Thursday, June 4, 2009

The Benefits of Mulching

Mulching in the garden is very beneficial. Mulch helps to conserve water, especially in dry, windy climates such as where I live in Texas. I have noticed distinct difference in how well the mulched beds respond to a hot afternoon compared to the ones with bare soil. The mulch will look dry on top, but if you feel underneath it, the soil is moist. Mulch also keeps the fruits clean. Rain and watering often splash mud on the plants. A layer of mulch keeps down the mud so you don't have to clean the fruits quite as much. Another benefit of mulching is that it insulates the soil. This is related to the fact that it conserves water. A mulch will keep the soil cool on hot days. And in the fall or early spring, it will insulate the warmth of the day, and keep the soil a little warmer on cool nights. Finally, mulch improves soil health. By mulching, you are adding organic material that will compost over the year, and when you till it in next spring, the soil will be better for it.

I used to think of mulch as decorative wood chips that you put around your flowers. But mulch in the vegetable or herb garden can be so much more than that! This year we are using bought composted cotton burrs. A friend who was moving away gave them to us. But we have also used leaves, rough compost from our pile out back, or straw.
Some people use black plastic around their plants, but I prefer not to go this route because plastic does nothing for the soil.

Try using a mulch on your garden this year and see how much better your garden grows!


Leah said...

Hi Emily, Thanks for posting this, I would like to try using mulch sometime. Right now we have just been using grass clippings. What plants are you growing? I can't figure out what your first picture is but the last one looks like some kind of squash? They look very nice, I like how you have the raised beds.Do you get better results planting them in raised beds like that rather than straight in the ground?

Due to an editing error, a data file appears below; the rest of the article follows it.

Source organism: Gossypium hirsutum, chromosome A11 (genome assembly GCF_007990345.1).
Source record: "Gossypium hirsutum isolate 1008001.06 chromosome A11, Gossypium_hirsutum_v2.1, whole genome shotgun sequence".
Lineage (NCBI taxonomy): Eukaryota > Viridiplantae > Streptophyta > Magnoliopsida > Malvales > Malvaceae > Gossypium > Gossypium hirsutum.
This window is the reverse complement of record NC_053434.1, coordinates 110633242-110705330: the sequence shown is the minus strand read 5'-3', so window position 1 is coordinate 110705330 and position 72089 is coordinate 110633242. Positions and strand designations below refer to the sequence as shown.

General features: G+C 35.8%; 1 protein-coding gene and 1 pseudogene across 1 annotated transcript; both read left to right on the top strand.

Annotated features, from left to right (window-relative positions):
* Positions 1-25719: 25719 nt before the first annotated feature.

Emily said...

I guess I should have labeled the pictures! The first one is Black Eyed Peas. The second is zucchini. We do have better results with raised beds. Our soil is a very heavy clay. By adding some sand and tons (literally!) of manure, we were able to build a soil that will grow something.

Anonymous said...

wow. do you have to put your hands in that manure when you plant your plants? i don't think i'd oike doing that.
Rachel S.

Rebecca said...

I've heard from several of my gardening friends that coffee grounds are an excellant mulch for the garden because they are high in nitrogen. Most coffee shops will give you trash bags full of them for free. Besides, it will also make your garden smell really good. :)

Emily said...

Rachel-we mostly handle the manure with shovels, but I do get it on my hands sometimes. It's not as bad as it sounds. The manure we get is from a horse farm and has been sitting in a pile for years rotting away into great garden compost.

Rebecca- That's is such a good idea! I know where I could get lots of coffee grounds! We do use the little amount we have on our roses.

Keithslady said...

I wished I loved gardening vegetables as much as flowers and perennial shrubs! Keith has pretty much taken over the vegetables with Ellen and Dana, leaving me to the others.

A word of caution when mulching with straw. It is a GREAT mulch, BUT you must be sure it is straw and not HAY! We were sold the wrong bale one year (I thought it looked suspicious but believed the feed store guy) and had the most prolific weed bed you've ever seen.